Page:EB1911 - Volume 22.djvu/549

From Wikisource
Jump to navigation Jump to search
This page needs to be proofread.

May 1661, in spite of the vehement efforts 'of the Royalists headed by Sir T. Bridge. This parliament was bent upon the humiliation of the Presbyterians, and Prynne appears in his familiar character of protester. On the 18th of this month he moved that the Engagement, with the Solemn League and Covenant, should be burned by the hangman. About the same time he published a pamphlet advocating the reform of the Prayer Book, while a tract issued on the 1 5th of July, Sundry reasons against the new intended Bill for governing and reforming Corporations, was declared illegal, false, scandalous and seditious; Prynne being censured, and only escaping punishment by submission. The continued attacks upon the Presbyterians led him to publish his Short, Sober, Paciyic Examination of Exuberances in the Common Prayer, as well as the Apology for Tender Consciences touching N ot Bowingat the Name of Jesus. In 1662 there appeared also the Bret/ia parliarnentaria rediviva, possibly a portion of the Brief Register of Parliamentary Writs, of which the fourth and concluding volume was published in 1664. During 1663 he served constantly on committees, and was chairman of the committee of supply in July, and again in April 1664. In the third session Prynne was once more, on the 13th of May 1664, censured for altering the draft of a bill relating to public-houses after commitment, but the house again, upon his submission remitted the offence, and he again appears on the committee of privileges in November and afterwards. In 1665 and 1666 he published the second and first volumes respectively of the Exact Chronological Vindication and Historical Demonstration of the supreme ecclesiastical jurisdiction exercised by the English kings from the original planting of Christianity to the death of Richard I. In the latter year especially he was very busy with his pen against the Jesuits. In January 1667 he was one of three appointed to manage the evidence at the hearing of the impeachment of Lord Mordaunt, and in November of the same year spoke in defence of Clarendon, so far as the sale of Dunkirk was concerned, and opposed his banishment, and this appears to have been the last time that he addressed the house. In 1668 was published his Aurum reginae or Records concerning Queen-gold, the Brief Animadversions on Coke's Institutes in 1669, and the History of King John, Henry III. and Edward I., in which the power of the Crown over ecclesiastics was maintained, in 1670. The date of the Abridgment of the Records of the Tower of London, published 1689, is doubtful, though the preface is dated 1656-16 57. Prynne died unmarried, in his lodgings at Lincoln's Inn, on the 24th of October 1669, and was .buried in the walk under the chapel there. He left one portion of his books to Lincoln's Inn and another to Oriel College. His works number about zoo and occupy, together with the replies which they excited, twenty-four columns in the catalogue of the British Museum. Lists of them are given in Wood's Athenae Oxonienses (ed. P. Bliss), vol. iii., and in Documents relating to the Proceedings against William Prynne.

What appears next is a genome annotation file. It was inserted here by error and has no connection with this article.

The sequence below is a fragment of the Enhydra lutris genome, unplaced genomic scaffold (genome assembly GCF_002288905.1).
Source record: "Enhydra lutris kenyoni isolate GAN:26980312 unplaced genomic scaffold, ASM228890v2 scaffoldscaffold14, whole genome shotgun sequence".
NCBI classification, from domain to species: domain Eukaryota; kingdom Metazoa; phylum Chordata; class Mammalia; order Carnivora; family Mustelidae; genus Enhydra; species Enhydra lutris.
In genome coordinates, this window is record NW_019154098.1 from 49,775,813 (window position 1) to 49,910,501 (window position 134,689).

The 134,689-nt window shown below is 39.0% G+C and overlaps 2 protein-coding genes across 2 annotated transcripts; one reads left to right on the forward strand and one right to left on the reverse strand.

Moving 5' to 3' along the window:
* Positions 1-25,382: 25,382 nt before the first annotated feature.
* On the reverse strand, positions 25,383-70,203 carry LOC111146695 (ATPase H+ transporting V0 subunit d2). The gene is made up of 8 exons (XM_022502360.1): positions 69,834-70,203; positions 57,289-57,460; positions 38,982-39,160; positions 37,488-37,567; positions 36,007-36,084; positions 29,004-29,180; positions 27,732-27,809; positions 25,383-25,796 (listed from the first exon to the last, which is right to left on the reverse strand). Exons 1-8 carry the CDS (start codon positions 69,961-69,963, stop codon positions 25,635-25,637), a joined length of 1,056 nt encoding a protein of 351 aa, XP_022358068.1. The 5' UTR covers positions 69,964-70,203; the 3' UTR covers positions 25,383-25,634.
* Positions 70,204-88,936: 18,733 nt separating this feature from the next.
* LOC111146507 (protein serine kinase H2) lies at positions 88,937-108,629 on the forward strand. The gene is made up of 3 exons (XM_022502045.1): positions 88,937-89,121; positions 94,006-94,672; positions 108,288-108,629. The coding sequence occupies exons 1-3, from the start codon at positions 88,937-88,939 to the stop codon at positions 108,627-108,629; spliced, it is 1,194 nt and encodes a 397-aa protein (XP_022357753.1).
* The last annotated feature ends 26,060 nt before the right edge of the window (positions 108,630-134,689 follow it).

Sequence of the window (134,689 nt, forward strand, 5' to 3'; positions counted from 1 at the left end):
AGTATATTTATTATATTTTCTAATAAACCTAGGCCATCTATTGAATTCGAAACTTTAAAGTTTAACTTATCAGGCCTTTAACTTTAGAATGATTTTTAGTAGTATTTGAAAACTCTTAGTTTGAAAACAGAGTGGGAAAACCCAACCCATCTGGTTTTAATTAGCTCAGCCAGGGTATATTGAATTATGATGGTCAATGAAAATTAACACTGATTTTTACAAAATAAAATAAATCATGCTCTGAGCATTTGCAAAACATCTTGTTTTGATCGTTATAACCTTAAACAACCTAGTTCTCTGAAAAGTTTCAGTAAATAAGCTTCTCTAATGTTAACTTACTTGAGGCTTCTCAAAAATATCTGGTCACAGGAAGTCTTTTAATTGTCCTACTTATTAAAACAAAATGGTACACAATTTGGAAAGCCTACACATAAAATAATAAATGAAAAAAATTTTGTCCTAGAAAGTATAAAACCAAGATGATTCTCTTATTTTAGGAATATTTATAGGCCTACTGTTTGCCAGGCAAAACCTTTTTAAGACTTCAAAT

Bibliography.—Article by C. H. Frith in the Dict. of Nat. Biography; Life of Prynne, in Wood's Ath. Oxon., ed. by Bliss, iii. 844; Documents relating to the Proceedings against Prynne. ed. by S. R. Gardiner for the Camden Society (1377); Hist. of Swainswick, by R. E. M. Peach; Gardiner's Hist. of England, of the Civil War and of the Commonwealth; Notes and Queries, 8th series, vol. viii. p. 361 (“ Letter to Charles II., May 2, 1660 "), 9th series, vol. ii. p. 336.